Trashcan Sinatras : Weightlifting

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Everyone has a `first love’ story. More often than not, that first love broke your heart, left you in pain, and forever scarred your heart. Everything associated with that love: places, names, and music, bring the memories flooding back and reopen old wounds that were once thought completely healed. I’m no different.

It was my first year in college and I was introduced to a friend of a friend, a beautiful doe-eyed blonde named Vanessa. She was perfect; at least that’s my memory of her. Not only gorgeous, she was funny, smart, and had excellent taste in music. In the first few short weeks of our courtship we exchanged mix tapes that included Squeeze, Aztec Camera, Erasure, Robbie Robertson’s “Broken Arrow”, and a whole bunch of other music that will still trigger memories to this day. One of the songs I put on a tape for Vanessa was The Trash Can Sinatras’ “You Made Me Feel” from their first album, Cake. I loved that album, and in fact I still love it. Their sophomore album, I’ve Seen Everything is fantastic also.

Well, it’s been fifteen years since Cake was released and the Sinatras are back! Upon reading reports from this year’s South by Southwest festival, SXSW for those of you who love acronyms, I found that Trashcan Sinatras, as they are now named, had come back and had new material to play and a new album on the way. I was beside myself with joy. I didn’t even feel this way when I found out that the Alarm were getting back together on VH-1’s Bands Reunited. For some the new Cure album was a godsend, for others the solo efforts of Ian McCulloch and Dave Gahan were lights in a darkness, still for others the Pixies reunion was like the second coming, literally. All those were great, I agree, but for me, the Holy Grail was a new album by Trashcan Sinatras.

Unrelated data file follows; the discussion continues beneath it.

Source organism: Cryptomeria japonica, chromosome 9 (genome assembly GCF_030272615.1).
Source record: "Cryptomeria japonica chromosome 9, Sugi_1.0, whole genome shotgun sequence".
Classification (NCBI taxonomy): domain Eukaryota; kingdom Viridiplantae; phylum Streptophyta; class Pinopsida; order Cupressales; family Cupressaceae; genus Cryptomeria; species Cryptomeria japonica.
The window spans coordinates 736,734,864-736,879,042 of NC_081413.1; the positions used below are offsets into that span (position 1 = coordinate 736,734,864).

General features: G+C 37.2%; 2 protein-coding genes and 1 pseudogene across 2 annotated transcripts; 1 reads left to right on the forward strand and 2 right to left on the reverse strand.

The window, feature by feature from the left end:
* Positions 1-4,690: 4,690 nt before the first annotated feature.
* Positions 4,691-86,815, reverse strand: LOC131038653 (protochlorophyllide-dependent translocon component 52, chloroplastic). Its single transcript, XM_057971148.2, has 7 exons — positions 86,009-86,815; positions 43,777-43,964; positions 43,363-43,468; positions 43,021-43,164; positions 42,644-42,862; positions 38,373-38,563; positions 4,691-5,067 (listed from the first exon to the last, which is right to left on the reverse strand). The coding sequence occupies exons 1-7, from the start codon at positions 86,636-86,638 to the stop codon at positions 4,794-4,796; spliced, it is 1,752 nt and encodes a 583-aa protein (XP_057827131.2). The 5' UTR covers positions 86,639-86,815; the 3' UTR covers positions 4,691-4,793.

Weightlifting is the title of the new album and that’s exactly what it must feel like for the band members if that’s what it feels like for me, like a great weight has been lifted and I can see the horizon ahead. The aptly titled first song is “Welcome Back” and sounds like a composition from a Finn brother. And don’t worry, that’s a good thing. The second track is, for me, the one that truly heralds the return of a great band. Sounding something akin to a mixture of their old material and something new by Travis, the song is beautiful and simply soars. The song is sure to be on my end of the year list. Francis Reader’s divine voice, after fifteen years, has not changed an iota.

One of the things that caught my attention to the Sinatras in the first place was Francis’ way with wordplay on their first album, particularly the songs “Obscurity Knocks”, “Only Tongue Can Tell” and “You Made Me Feel”. While the lyrics on Weightlifting don’t match the cleverness found on that album, it doesn’t quite seem to matter. They’ve grown beyond a mere gimmick and are creating amazingly adult songs that tug at the heartstrings such as “What Women do to Men”. Amazingly enough, a new song by the Sinatras brought back that first love memory. I had woken up in her dorm to the sound of her voice on the telephone telling another `man’ that she loved him. I feigned sleep and was completely destroyed inside. I hung on, helplessly in love and hoping for a miracle, until she finally broke up with me less than a week later.

Someone else will meet her,
Stay awake and read to her;
Someone else will love her.

Damn. Fourteen years is a long time though and time wounds all heels. (My lame attempt to honor Reader’s excellent way with words). No matter how hurt I was, (after all, the `relationship’ only lasted three months, but for a first love three months is a lifetime) my love for the music of Trashcan Sinatras could not be marred. I seem to have some special fondness for Scottish bands, starting with the Sinatras and the Silencers in the 80’s and continuing on to now with Travis, Snow Patrol, Delgados, Franz Ferdinand, and it seems like another new one every week.

Trashcan Sinatras might not be for everybody. They don’t really have an `edge’ like a lot of bands are `supposed’ to have nowadays. They aren’t hard or gritty or glossy. What Trashcan Sinatras are is a great band writing extraordinary songs with solid lyrics and radiant music; playing those songs with stunning vocal beauty and emotional musicianship. Welcome back Sinatras, I missed you.

Similar Albums:
Travis- The Man Who
Neil Finn- Try Whistling This
Crowded House- Temple of Low Men

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